But heck, imagine if you had a guy with that skill set. Even if he had NO power to speak of, if he could just go up there and foul off pitch after pitch… like, say, had 4 10-15 pitch at bats in a game, how long could that go on before he got the Barry Bonds treatment?

  • pete

    ok seriously guys, this statistical analysis stuff is starting to get on my nerves. can i please just read an article about how bad a person a-rod is or something like that? i mean come on…two articles in a row that use advanced statistics. in my opinion, the more advanced the statistics, the less they show you about the much more important, incalculable things a player brings to the table. you don’t bring numbers to a table. you bring grit and hustle or selfish clubhouse cancer-ness. baseball is all about the stories that the media make up, and you guys are seriously failing on the story-making-up part.

    • http://twitter.com/tsjc68 tommiesmithjohncarlos a/k/a Ridiculous Upside

      You had me going for a second there.

      Well played.

      • http://farm1.static.flickr.com/153/413671602_daded72a81_m.jpg The Honorable Congressman Mondesi

        Yeah… I went from “so skip to the next post, moron” to “yes, you are awesome” pretty quickly. “Baseball is all about the stories that the media make up” put it over the edge.

        • Thomas

          I would have thought the USSRAB would be better at creating/molding news stories to further their own principles.

        • jsbrendog

          got me too. haha, +1

  • Will

    The Yanks’ hitters could really stand to learn from the master on this issue:

    http://www.theonion.com/conten.....nt_kevin_0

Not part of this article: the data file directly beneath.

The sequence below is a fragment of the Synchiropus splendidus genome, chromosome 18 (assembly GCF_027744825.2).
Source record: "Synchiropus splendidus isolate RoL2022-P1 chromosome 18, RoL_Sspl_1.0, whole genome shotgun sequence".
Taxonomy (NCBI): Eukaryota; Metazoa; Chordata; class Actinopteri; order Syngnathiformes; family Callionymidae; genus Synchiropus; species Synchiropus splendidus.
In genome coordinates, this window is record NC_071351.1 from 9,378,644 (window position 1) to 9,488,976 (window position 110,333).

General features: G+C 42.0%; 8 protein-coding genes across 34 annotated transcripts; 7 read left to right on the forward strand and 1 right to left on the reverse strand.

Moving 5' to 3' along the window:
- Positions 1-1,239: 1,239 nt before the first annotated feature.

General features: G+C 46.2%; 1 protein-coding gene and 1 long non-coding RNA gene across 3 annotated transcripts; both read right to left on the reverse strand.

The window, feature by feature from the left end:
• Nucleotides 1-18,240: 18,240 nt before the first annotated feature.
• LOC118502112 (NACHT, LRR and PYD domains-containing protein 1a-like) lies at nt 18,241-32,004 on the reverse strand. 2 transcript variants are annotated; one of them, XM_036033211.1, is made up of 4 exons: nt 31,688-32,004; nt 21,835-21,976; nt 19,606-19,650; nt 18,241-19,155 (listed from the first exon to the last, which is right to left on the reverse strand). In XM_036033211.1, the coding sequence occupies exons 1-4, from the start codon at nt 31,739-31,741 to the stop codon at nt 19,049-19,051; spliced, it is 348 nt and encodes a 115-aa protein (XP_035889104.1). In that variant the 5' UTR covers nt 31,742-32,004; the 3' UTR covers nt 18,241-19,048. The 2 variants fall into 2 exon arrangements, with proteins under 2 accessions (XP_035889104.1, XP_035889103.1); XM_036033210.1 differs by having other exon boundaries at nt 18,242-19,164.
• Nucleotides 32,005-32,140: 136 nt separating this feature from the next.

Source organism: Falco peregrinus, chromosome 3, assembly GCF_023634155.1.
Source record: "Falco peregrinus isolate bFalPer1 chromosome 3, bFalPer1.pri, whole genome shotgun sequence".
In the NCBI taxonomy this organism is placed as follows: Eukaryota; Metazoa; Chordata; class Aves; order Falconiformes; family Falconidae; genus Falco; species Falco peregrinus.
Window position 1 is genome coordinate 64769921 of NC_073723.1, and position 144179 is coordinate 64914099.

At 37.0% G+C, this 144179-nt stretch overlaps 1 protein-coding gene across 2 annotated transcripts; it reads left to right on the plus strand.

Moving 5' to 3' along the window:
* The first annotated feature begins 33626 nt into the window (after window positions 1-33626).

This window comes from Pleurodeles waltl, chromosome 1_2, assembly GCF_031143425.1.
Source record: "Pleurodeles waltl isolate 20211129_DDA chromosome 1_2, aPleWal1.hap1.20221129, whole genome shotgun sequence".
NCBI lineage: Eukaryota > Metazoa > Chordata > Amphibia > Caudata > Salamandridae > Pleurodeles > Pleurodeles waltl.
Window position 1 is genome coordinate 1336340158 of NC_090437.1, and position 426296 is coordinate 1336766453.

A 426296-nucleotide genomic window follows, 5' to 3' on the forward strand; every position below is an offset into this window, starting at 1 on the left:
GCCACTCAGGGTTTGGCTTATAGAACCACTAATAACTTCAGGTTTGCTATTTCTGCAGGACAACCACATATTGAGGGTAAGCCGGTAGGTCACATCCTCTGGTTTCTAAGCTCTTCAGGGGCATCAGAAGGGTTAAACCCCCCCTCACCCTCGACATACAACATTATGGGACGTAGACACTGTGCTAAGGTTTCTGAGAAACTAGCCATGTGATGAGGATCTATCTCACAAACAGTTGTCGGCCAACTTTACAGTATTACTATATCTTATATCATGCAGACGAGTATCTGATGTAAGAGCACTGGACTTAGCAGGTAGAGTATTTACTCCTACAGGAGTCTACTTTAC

• http://twitter.com/tsjc68 tommiesmithjohncarlos a/k/a Ridiculous Upside

      My job there is to make the starter work, so I usually just take the first eight pitches or so to give myself an idea of what he’s got to offer. Then I try to foul off another 10 or so to get his pitch count way up. A lot of people say the most important pitch is strike one, but I’ve always found it to be strike seven. Because at that point you’re only three pitches away from strike 10.”

      Golf clap, Onion. Golf clap.

      • King of Fruitless Hypotheticals

        you need to get with the pitch count program, and eliminate the 4 ball intentional walk.

        dont forget:
        batter’s option to take first or more pitches
        sixth ball he goes straight to second
        anytime he’s on dirt (mound or old timey walkway from home to mound) he gets to talk carp about the pitcher’s mom

        i asked the commish (bud selig, if thats really his name) what he thought, and he liked the idea of a hbp counting for three balls instead of just going to first–again, batter’s choice.

        body armor cuts that value in half. i dont know what to do with half a ball though…pat?